Monsoon Black-Eyed Pea Curry

After last week, I felt like I needed a little something to spice things up. Indian food is well known for having plenty of flavor and spice in their cuisine. So why not make Indian food when I am getting a little chili (pun intended). I decided I would give this type of food a whirl by making a coconut-based curry.

The recipe that I used, which I will attach below, called for about a cup of diced onions. Normally I would whip out my good old friends, called my glasses, for a job like this; this time was different, I felt like I could take on the world I was so excited. I was chopping away at what seemed like an unusually large amount of onion and then bam–it hit me, tears were streaming down my face, I was jumping up and down, and ultimately I ended up on the floor groveling in pain (this may be an over-exaggeration). painfeelslike

In an attempt to not feel as rushed as I did last week, I made sure that I had chopped up all the ingredients that were needed before I began. This proved to be an enormous relief in the long run, as I was not rushing around like a lost puppy trying to find food. Now the difficult part for me was that once everything started cooking there was a point when things got a little out of control. There were spices flying left and right and I was just hoping they would make it into the pan. It didn’t stop there, I could only allow the spices to cook without liquid for thirty seconds or they would burn! I felt like I was trying to diffuse a bomb and the slightest error was going to blow the whole thing up. It was a cool relief when I added the coconut milk, I was finally able to catch a break and curry on to the next step.

Now, the moment you have been waiting for, what I actually thought of this exquisite meal. I am a huge fan of spicy foods like I said earlier, I was looking for something that would have a little kick. After all the spices I dumped into this dish I was expecting it to be tear jerking, and leave me reaching for a glass of milk. I was genuinely surprised with how the flavor turned out, it began with a dull sweet taste that morphed into a slight kick that made you keep coming back for more. In the end, I would give this dish a 9.5/10 with it only losing points because it could have been a little bit spicier. Now I will say, this could have been due to the fact that I could not find curry leaves anywhere. Aarti said that if you couldn’t find them it would be better to just leave them out, so that’s what I did

I took this recipe from the cookbook, Aarti Paartiwhich you can buy by following the link.


2 tablespoons sunflower oil

1/2 medium yellow onion, finely diced (about 1 cup)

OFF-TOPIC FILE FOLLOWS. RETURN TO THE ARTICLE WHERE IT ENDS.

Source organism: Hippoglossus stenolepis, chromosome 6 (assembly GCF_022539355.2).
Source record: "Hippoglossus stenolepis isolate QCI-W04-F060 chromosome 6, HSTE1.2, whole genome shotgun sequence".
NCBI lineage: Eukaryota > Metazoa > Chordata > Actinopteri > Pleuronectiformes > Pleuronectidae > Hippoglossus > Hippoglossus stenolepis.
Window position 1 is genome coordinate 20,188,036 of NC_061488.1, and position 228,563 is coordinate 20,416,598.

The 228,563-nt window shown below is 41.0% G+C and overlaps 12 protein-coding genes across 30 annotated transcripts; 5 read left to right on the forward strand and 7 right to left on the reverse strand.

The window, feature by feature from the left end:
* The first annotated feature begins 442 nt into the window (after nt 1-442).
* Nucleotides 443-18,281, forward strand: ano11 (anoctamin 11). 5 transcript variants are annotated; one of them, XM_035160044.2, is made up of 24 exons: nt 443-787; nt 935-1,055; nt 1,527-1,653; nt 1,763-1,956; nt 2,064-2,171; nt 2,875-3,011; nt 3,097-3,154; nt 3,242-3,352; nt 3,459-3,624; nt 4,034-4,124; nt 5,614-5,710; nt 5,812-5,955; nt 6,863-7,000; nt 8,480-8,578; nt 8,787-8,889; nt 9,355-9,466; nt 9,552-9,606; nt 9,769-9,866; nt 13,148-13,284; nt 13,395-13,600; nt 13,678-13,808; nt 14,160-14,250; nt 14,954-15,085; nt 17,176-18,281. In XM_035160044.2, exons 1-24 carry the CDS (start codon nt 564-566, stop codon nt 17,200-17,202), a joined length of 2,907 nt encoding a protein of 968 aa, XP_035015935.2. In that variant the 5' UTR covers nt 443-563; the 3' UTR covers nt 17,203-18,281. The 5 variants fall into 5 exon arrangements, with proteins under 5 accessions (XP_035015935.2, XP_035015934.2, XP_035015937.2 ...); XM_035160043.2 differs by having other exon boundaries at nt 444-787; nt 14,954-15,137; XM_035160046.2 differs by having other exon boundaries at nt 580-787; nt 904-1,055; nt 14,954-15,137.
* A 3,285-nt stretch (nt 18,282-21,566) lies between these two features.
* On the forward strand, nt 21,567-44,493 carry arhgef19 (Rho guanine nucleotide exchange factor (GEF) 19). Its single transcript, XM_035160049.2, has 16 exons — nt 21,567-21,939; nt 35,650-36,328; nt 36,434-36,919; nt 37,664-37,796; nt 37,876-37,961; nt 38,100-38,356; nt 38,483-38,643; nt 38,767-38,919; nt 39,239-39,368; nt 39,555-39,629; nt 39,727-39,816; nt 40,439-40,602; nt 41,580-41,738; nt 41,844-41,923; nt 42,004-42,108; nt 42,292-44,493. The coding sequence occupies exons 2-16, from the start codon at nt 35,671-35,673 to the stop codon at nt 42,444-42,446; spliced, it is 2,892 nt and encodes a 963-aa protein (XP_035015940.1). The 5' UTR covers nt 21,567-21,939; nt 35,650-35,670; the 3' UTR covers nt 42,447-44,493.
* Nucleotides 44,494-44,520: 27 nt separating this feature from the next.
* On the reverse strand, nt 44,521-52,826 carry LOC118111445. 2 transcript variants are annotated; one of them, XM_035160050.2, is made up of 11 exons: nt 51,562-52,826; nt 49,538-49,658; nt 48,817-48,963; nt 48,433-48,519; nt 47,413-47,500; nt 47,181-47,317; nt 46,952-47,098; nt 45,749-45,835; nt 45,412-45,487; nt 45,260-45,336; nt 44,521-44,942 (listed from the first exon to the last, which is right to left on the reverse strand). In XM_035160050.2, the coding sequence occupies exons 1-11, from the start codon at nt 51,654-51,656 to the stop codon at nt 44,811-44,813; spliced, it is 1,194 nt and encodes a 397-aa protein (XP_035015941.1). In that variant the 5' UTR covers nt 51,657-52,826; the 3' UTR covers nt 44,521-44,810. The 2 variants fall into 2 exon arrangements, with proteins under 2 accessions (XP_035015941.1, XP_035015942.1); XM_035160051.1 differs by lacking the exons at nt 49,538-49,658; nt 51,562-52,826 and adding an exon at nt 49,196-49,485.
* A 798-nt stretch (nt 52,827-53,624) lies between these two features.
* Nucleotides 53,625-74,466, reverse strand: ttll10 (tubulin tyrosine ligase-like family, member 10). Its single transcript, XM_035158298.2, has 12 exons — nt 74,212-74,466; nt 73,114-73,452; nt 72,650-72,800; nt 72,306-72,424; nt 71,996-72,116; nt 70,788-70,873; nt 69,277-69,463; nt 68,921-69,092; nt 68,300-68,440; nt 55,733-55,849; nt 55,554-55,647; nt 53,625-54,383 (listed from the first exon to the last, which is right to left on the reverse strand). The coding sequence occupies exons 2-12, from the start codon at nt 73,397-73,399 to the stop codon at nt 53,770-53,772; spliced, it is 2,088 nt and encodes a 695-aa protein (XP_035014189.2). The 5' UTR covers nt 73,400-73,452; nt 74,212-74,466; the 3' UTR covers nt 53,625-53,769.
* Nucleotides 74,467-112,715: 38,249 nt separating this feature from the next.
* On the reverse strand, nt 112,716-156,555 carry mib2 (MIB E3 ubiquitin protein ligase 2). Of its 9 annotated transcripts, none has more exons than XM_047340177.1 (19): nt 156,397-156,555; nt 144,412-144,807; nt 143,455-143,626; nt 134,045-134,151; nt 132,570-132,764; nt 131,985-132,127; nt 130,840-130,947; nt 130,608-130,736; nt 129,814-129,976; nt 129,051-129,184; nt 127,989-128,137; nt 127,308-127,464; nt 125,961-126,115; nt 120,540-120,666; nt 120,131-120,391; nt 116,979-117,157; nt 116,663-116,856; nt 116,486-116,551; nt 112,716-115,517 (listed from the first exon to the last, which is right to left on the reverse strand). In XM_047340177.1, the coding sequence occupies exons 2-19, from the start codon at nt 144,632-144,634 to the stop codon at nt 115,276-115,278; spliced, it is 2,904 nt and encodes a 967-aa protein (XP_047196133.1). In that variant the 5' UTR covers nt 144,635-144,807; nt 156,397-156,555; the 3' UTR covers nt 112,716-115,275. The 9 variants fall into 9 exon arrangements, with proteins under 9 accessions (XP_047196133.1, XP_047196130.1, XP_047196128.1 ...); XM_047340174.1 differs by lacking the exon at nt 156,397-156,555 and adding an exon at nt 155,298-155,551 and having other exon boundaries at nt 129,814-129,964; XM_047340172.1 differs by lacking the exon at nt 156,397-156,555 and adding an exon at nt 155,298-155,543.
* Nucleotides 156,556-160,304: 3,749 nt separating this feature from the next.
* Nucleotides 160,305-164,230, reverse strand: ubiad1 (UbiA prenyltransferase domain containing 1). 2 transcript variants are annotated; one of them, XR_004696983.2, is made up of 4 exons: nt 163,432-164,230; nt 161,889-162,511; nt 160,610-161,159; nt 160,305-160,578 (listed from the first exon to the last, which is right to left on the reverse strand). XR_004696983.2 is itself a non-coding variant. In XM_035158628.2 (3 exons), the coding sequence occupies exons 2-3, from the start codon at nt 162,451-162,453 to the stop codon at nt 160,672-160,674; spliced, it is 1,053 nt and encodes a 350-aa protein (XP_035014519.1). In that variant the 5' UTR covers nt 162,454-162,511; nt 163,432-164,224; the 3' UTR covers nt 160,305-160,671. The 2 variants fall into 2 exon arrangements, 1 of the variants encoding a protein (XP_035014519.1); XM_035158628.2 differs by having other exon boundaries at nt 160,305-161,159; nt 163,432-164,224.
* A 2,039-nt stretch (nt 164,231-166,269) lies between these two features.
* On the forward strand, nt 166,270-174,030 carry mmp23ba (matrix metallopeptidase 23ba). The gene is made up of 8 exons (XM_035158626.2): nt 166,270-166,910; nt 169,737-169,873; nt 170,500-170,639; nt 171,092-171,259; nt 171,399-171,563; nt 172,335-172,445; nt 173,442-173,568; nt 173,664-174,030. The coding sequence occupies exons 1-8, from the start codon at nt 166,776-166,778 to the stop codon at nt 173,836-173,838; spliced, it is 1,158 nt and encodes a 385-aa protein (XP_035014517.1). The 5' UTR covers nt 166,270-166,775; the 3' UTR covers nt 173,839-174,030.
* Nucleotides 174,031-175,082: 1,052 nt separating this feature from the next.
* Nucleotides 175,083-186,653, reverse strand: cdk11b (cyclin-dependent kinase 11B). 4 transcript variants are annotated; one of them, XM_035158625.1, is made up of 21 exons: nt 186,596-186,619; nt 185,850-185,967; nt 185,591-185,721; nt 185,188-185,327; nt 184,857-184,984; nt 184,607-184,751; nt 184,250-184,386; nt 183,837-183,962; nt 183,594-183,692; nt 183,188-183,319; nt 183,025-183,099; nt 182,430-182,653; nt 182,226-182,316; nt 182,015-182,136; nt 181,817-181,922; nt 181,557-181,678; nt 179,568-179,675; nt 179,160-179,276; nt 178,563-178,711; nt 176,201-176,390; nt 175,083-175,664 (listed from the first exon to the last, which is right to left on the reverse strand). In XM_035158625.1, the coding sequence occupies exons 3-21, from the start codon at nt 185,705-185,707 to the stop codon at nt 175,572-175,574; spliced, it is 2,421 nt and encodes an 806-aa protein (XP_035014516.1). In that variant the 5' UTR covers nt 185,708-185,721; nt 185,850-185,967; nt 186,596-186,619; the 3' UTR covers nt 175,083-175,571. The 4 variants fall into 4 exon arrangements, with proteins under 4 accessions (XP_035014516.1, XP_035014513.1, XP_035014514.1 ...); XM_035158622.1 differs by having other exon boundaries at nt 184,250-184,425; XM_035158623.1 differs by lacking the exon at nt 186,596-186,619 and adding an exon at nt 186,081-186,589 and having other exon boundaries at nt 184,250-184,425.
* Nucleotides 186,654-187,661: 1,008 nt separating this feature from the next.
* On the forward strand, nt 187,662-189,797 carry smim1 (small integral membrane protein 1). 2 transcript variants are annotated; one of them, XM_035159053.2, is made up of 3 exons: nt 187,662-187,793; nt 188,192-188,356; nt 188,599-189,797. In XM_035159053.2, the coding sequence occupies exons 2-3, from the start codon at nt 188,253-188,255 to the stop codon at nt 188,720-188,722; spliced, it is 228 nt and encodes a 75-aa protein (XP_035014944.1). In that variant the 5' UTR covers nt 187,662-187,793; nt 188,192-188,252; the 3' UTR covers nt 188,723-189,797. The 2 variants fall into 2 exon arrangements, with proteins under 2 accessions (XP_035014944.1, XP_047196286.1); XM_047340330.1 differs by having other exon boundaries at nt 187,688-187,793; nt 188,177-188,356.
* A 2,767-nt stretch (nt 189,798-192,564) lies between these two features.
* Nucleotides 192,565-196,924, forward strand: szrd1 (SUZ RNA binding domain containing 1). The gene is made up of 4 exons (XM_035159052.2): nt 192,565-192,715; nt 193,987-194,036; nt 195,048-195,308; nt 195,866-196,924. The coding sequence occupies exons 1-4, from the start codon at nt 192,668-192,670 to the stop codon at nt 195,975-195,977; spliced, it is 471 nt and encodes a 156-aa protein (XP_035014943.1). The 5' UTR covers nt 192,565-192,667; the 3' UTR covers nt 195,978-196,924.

Kosher salt

1 sprig curry leaves (about 16)

2 tablesooins minced garlic (from about 5 cloves)

1 teaspoon grated peeled freshh ginger

2 teaspoons ground coriander

1 teaspoon ground cumin

3/4 teaspoon paprika

1/2 teaspoon ground turmeric

1/4 teaspoon freshly ground black pepper (leave out if you don’t like spicy things)

1/2 cup canned diced fire-roasted tomatoes

2(15.5-ounce) cans black-eyed peas, drained and rinsed

1 cup hot water

3/4 teaspoon dark brown sugar

1/2 teaspoon tamarind concentrate, or 2 teaspoons lime juice

3/4 cup canned coconut milk

Small handful finely chopped fresh cilantro leaves and soft stems (about 1/4 cup)


In a large, preferably nonstick wok or pot, combine the oil, onion and a pinch of salt. set the wok over medium heat and cook until you hear the onions sizzling. Give them a stir, and cook until deep golden brown and sweet-smelling, 10 to 12 minutes. Make sure you stir them (nearly continuously!) in the last minute to keep them from burning, and add a splash of water (carefully!) if they start to stick.

Add the curry leaves, garlic and ginger, and cook for 30 seconds, until fragrant.

Now to add the spice mix. In a small bowl, combine the coriander, cumin, paprika, turmeric, and pepper. If you’re using a nonstick pan, sprinkle away. If not, then dissolve the spice mix in a little water, then add it to the pan. Either way, stir continuously for 30 seconds.

Careully add the tomatoes (they will sputter), and stir well. Cook for a couple of minutes, smashing the tomatoes with your spoon, until thickened and nearly dry.

Add the black-eyed peas, hot water, sugar and 3/4 teaspoon salt. Stir until well combined, and bring to a boil over high heat. Reduce the heat to maintain a simmer, cover and cook for 10 minutes.

Stir in the tamarind concentrate and–my favorite part– that luxurious, creamy coconut milk. Simmer very gently, uncovered, for 8 to 10 minutes, just to thicken it up a bit. Taste for salt and finish with the cilantro.



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